The success of deep learning in computer vision can be partially attributed to the availability of large amounts of labeled training data — a model’s performance typically improves as you increase the quality, diversity and the amount of training data. However, collecting enough quality data to train a model to perform well is often prohibitively difficult. One way around this is to hardcode image symmetries into neural network architectures so they perform better or have experts manually design data augmentation methods, like rotation and flipping, that are commonly used to train well-performing vision models. However, until recently, less attention has been paid to finding ways to automatically augment existing data using machine learning. Inspired by the results of our AutoML efforts to design neural network architectures and optimizers to replace components of systems that were previously human designed, we asked ourselves: can we also automate the procedure of data augmentation?
In “AutoAugment: Learning Augmentation Policies from Data”, we explore a reinforcement learning algorithm which increases both the amount and diversity of data in an existing training dataset. Intuitively, data augmentation is used to teach a model about image invariances in the data domain in a way that makes a neural network invariant to these important symmetries, thus improving its performance. Unlike previous state-of-the-art deep learning models that used hand-designed data augmentation policies, we used reinforcement learning to find the optimal image transformation policies from the data itself. The result improved performance of computer vision models without relying on the production of new and ever expanding datasets.
Augmenting Training Data
The idea behind data augmentation is simple: images have many symmetries that don’t change the information present in the image. For example, the mirror reflection of a dog is still a dog. While some of these “invariances” are obvious to humans, many are not. For example, the mixup method augments data by placing images on top of each other during training, resulting in data which improves neural network performance.
|Left: An original image from the ImageNet dataset. Right: The same image transformed by a commonly used data augmentation transformation, a horizontal flip about the center.|
AutoAugment learns different transformations depending on what dataset it is run on. For example, for images involving street view of house numbers (SVHN) which include natural scene images of digits, AutoAugment focuses on geometric transforms like shearing and translation, which represent distortions commonly observed in this dataset. In addition, AutoAugment has learned to completely invert colors which naturally occur in the original SVHN dataset, given the diversity of different building and house numbers materials in the world.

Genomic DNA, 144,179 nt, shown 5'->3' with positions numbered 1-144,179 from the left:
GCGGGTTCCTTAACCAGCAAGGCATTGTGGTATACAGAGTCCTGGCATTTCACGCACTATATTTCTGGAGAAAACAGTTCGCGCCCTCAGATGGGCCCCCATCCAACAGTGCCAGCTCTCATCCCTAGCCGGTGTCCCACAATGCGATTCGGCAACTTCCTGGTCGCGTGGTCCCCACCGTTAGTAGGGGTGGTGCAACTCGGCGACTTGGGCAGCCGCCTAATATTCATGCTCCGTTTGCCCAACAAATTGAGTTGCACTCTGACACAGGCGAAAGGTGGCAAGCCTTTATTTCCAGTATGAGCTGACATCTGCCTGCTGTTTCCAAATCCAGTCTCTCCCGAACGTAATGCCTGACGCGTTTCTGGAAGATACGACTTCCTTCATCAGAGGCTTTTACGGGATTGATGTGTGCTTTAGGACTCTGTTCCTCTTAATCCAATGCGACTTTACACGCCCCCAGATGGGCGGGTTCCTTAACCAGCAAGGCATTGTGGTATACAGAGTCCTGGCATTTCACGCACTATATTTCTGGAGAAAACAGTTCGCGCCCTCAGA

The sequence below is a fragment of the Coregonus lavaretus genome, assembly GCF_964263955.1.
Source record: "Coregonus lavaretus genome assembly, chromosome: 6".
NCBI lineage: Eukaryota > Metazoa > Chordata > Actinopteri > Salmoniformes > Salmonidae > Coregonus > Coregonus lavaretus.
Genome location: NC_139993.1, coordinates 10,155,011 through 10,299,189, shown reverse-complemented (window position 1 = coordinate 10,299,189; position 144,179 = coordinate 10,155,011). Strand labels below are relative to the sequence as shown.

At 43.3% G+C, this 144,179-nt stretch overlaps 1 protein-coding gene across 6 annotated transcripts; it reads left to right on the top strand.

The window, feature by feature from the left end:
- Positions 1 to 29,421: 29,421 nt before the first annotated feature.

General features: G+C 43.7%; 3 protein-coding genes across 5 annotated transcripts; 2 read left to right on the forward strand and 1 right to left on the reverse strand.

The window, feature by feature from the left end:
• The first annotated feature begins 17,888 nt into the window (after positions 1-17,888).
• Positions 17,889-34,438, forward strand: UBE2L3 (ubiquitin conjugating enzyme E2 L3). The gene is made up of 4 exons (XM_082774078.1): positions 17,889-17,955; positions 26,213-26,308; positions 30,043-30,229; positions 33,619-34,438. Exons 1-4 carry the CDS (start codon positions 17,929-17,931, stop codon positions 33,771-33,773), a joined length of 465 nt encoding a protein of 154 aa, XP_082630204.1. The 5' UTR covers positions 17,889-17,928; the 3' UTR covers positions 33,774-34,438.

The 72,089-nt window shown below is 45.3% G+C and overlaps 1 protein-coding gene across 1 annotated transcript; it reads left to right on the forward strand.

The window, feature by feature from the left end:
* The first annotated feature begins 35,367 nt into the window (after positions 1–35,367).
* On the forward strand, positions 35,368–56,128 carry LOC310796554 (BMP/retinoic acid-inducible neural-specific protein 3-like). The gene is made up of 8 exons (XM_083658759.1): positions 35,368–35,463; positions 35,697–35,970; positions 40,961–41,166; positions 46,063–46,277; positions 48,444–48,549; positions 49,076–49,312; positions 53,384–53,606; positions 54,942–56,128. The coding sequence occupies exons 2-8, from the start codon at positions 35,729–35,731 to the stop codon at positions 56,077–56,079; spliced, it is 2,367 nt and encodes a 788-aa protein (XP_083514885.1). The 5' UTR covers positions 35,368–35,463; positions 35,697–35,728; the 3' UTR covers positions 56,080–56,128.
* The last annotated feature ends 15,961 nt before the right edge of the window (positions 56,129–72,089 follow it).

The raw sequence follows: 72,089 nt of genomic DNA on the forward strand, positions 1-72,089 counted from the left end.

|Left: An original image from the SVHN dataset. Right: The same image transformed by AutoAugment. In this case, the optimal transformation was a result of shearing the image and inverting the colors of the pixels.|
|Left: An original image from the ImageNet dataset. Right: The same image transformed by the AutoAugment policy. First, the image contrast is maximized, after which the image is rotated.|
Our AutoAugment algorithm found augmentation policies for some of the most well-known computer vision datasets that, when incorporated into the training of the neural network, led to state-of-the-art accuracies. By augmenting ImageNet data we obtain a new state-of-the-art accuracy of 83.54% top1 accuracy and on CIFAR10 we achieve an error rate of 1.48%, which is a 0.83% improvement over the default data augmentation designed by scientists. On SVHN, we improved the state-of-the-art error from 1.30% to 1.02%. Importantly, AutoAugment policies are found to be transferable — the policy found for the ImageNet dataset could also be applied to other vision datasets (Stanford Cars, FGVC-Aircraft, etc.), which in turn improves neural network performance.
We are pleased to see that our AutoAugment algorithm achieved this level of performance on many different competitive computer vision datasets and look forward to seeing future applications of this technology across more computer vision tasks and even in other domains such as audio processing or language models. The policies with the best performance are included in the appendix of the paper, so that researchers can use them to improve their models on relevant vision tasks.
Special thanks to the co-authors of the paper Dandelion Mane, Vijay Vasudevan, and Quoc V. Le. We’d also like to thank Alok Aggarwal, Gabriel Bender, Yanping Huang, Pieter-Jan Kindermans, Simon Kornblith, Augustus Odena, Avital Oliver, and Colin Raffel for their help with this project.